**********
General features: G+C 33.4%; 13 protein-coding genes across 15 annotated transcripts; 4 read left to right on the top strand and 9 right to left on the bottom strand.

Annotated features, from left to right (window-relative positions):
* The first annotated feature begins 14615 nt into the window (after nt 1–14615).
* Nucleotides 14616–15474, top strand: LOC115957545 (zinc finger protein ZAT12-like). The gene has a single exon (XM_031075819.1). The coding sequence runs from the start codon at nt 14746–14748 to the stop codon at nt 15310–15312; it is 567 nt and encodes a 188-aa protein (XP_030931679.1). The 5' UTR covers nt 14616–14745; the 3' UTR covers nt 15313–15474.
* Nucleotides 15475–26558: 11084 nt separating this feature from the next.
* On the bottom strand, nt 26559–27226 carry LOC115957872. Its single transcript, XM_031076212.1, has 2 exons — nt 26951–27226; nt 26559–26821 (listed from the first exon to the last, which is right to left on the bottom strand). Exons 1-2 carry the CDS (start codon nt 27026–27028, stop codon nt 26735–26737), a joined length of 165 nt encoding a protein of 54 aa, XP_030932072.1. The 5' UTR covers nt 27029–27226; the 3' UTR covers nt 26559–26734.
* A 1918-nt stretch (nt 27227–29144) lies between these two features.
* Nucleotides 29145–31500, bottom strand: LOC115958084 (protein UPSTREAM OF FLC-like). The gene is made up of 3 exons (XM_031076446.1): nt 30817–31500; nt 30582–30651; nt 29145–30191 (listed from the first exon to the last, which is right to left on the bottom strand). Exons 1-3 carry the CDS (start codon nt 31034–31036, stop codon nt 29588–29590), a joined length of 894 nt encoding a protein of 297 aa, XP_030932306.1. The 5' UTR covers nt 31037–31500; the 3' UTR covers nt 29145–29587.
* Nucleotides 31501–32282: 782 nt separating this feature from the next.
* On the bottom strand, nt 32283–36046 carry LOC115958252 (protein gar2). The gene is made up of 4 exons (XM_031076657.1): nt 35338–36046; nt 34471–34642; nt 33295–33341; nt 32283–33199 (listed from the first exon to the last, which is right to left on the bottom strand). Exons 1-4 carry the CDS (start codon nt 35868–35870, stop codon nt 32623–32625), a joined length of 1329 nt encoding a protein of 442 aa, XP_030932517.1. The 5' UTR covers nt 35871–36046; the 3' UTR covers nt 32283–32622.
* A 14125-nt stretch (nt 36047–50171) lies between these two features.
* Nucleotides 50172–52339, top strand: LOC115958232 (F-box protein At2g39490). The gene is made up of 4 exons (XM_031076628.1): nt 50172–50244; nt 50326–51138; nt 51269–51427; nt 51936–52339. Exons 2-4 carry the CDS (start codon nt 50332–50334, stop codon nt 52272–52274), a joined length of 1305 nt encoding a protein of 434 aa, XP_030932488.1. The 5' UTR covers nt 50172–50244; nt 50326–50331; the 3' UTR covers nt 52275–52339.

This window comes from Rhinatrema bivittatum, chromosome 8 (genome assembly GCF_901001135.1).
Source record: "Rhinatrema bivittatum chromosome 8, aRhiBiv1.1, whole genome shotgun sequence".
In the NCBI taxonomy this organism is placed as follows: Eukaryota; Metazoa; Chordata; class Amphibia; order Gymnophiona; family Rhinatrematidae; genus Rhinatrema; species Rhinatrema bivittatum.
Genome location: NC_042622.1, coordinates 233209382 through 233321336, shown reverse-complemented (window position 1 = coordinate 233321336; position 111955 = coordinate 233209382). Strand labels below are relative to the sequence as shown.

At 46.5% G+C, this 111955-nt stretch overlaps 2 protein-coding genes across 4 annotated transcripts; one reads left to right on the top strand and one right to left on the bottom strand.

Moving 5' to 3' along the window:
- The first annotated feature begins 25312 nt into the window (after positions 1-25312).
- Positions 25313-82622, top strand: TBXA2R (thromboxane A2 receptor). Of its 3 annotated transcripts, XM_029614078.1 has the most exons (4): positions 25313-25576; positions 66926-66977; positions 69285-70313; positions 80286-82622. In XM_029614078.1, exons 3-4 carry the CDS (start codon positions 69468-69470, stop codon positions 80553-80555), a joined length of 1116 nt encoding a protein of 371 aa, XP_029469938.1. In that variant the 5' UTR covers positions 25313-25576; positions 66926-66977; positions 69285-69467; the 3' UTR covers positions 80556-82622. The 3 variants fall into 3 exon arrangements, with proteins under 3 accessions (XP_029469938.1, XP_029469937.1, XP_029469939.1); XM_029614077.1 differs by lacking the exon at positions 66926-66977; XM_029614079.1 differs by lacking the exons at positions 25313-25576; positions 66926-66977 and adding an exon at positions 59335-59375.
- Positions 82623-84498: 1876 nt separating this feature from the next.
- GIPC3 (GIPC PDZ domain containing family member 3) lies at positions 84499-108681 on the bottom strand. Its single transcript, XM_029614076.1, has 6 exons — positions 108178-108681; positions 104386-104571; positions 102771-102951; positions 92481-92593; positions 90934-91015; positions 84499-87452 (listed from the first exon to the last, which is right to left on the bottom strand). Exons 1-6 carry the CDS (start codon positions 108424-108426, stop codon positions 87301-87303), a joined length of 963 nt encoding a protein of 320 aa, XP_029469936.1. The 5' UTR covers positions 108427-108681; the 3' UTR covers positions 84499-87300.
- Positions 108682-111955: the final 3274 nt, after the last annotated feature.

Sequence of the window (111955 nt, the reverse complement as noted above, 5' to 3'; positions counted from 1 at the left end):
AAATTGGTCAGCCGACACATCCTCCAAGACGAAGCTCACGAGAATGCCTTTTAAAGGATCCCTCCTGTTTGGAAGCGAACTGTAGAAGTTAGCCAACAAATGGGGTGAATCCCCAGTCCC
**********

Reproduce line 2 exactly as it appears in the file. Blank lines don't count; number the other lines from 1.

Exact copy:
Annotated features, from left to right (window-relative positions):